Here some examples of how we've been applying special effects in our game of Champions Now, set in Seattle during Spring and Summer of 2020.
You are here
I've just had a session of Champions Now where a villain was knocked to 0 knockout. The players, being in control of the field for the moment, just blasted him a second time to ensure he did not wake up. Is that kosher by the rules? How is the rules about recovering the first time but not the second supposed to play out? It seems one can only really take advantage of the first waking up if your opponents are distracted. How does it play in your games?
I'm doing an actual play of Champions Now called Big Damn Hero. It's about powers being a blessing and a curse and takes place around the Witness Security program in Spokane, WA. The title hero is a super-villain turned state's evidence and put in the WitSec program.
Development, heroes, villains, and previous session notes for this game can be found at http://adeptplay.com/comment/1682#
Our final session, after Breakthrough and his daughter encountered Arachnon and his daughter at the comic convention, contained a GMing decision I want to ask about.
Since the playtesting phase of Champions Now is wrapping up, I wanted to post a little bit about the game my group has started.
When Champions was first published, most people involved in role-playing accepted, or even expected, to put in extensive effort before play. Today, plug-and-play is widely recognized as a virtue, whether justified by playing in convention situations or by citing friends who reasonably do not commit to complex nonsense before doing the thing they want to do.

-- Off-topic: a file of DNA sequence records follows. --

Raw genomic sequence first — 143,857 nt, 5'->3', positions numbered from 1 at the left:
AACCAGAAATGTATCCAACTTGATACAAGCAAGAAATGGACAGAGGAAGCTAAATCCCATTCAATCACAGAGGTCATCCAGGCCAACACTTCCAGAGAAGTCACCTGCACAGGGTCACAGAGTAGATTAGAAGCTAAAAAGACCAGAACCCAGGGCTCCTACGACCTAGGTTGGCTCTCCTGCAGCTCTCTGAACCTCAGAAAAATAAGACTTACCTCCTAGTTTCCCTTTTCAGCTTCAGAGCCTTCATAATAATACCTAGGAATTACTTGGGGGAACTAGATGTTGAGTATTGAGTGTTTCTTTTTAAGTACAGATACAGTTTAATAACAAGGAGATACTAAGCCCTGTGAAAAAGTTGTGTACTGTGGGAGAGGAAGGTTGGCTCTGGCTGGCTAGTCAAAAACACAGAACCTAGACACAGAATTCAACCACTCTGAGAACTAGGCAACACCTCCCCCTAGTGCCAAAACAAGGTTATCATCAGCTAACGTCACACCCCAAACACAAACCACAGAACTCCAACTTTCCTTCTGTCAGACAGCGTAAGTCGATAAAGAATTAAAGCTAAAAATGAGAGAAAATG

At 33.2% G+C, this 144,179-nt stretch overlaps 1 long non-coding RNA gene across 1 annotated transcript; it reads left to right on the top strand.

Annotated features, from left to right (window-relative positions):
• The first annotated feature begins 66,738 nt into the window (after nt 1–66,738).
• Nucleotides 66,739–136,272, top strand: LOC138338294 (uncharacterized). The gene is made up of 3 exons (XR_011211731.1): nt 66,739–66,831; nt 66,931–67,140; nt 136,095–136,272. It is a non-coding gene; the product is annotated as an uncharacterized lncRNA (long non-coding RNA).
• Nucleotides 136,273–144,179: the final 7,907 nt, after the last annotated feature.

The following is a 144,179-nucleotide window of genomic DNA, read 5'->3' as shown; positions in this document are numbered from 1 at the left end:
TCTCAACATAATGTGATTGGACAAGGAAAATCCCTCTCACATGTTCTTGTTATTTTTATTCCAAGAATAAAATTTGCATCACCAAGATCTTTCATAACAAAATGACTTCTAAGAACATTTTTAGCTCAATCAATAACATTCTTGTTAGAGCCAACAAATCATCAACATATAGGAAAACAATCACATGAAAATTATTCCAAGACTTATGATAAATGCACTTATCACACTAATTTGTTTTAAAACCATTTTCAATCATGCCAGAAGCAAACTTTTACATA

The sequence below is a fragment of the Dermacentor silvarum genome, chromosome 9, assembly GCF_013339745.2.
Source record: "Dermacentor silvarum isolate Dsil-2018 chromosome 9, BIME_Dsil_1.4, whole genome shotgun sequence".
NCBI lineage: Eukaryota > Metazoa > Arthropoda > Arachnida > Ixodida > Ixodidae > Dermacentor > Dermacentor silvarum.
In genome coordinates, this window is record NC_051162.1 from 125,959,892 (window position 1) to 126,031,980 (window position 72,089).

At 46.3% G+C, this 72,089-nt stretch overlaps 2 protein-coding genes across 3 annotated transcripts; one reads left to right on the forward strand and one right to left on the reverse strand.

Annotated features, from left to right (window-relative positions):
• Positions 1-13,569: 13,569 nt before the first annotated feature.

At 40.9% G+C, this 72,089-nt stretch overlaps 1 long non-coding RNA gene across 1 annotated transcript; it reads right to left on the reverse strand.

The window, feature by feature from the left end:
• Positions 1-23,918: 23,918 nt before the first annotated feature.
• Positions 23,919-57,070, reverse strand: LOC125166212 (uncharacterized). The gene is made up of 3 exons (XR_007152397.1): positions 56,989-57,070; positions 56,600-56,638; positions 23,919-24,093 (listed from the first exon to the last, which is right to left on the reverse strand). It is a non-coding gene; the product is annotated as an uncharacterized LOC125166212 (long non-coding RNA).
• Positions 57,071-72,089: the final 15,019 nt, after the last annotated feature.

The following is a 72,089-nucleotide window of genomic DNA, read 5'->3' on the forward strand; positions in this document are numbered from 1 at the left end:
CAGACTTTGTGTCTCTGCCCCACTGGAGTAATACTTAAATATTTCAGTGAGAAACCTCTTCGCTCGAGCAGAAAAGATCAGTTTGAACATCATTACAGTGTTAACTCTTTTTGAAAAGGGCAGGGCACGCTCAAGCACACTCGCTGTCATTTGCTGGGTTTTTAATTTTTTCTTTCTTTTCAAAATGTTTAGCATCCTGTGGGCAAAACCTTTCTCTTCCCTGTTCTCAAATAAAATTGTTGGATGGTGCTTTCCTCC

Hi! This is my rough-and-ready page for playtest and discussion. Here's the Alpha file if you don't have it already. You are invited to:
From the Champions Now! Question Outpost:
Joel Davis - Ron, if I understand the playtest document (plus everything you've said in your videos), the campaign is built around two premise statements:
This is shaping up to be a very Catholic game. Michael Solis, the Oblate, is both observant as a person and basically owned by St. Mary's College of Law as a auperhero, in association with the Oblate School of Theology. Finn Walsh, or Crawl, is not religious but his family is Irish Catholic as well as career U.S. military. And our third player's character, who shows up in session 2, is another Irish Catholic, created independently; more about him next time.